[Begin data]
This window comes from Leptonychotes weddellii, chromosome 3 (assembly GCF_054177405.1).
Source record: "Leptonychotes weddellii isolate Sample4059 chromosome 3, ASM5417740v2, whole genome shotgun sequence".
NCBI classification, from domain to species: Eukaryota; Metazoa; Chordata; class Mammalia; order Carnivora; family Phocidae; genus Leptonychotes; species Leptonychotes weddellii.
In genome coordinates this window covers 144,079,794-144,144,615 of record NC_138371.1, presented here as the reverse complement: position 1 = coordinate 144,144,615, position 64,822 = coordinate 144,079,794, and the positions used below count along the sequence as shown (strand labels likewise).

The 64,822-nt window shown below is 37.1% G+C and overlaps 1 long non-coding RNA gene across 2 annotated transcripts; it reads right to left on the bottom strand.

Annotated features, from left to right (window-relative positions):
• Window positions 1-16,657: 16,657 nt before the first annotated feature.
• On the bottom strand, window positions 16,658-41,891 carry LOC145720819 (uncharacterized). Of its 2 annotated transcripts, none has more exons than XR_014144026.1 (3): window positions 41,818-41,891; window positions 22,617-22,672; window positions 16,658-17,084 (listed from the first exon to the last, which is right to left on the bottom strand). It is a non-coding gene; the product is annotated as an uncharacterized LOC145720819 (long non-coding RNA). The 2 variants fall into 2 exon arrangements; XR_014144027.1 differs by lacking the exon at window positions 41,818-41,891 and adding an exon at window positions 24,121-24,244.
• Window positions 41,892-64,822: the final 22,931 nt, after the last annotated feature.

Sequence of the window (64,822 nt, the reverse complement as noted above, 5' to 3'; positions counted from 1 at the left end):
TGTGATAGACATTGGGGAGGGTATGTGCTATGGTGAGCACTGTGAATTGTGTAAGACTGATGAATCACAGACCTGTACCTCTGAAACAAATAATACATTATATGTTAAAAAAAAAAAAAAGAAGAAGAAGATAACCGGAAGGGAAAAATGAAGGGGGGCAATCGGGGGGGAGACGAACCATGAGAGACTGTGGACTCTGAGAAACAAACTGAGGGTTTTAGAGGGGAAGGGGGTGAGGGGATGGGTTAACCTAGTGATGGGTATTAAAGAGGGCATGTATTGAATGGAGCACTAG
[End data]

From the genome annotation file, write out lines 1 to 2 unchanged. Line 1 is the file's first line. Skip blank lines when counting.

This window comes from Leptonychotes weddellii, chromosome 3 (assembly GCF_054177405.1).
Source record: "Leptonychotes weddellii isolate Sample4059 chromosome 3, ASM5417740v2, whole genome shotgun sequence".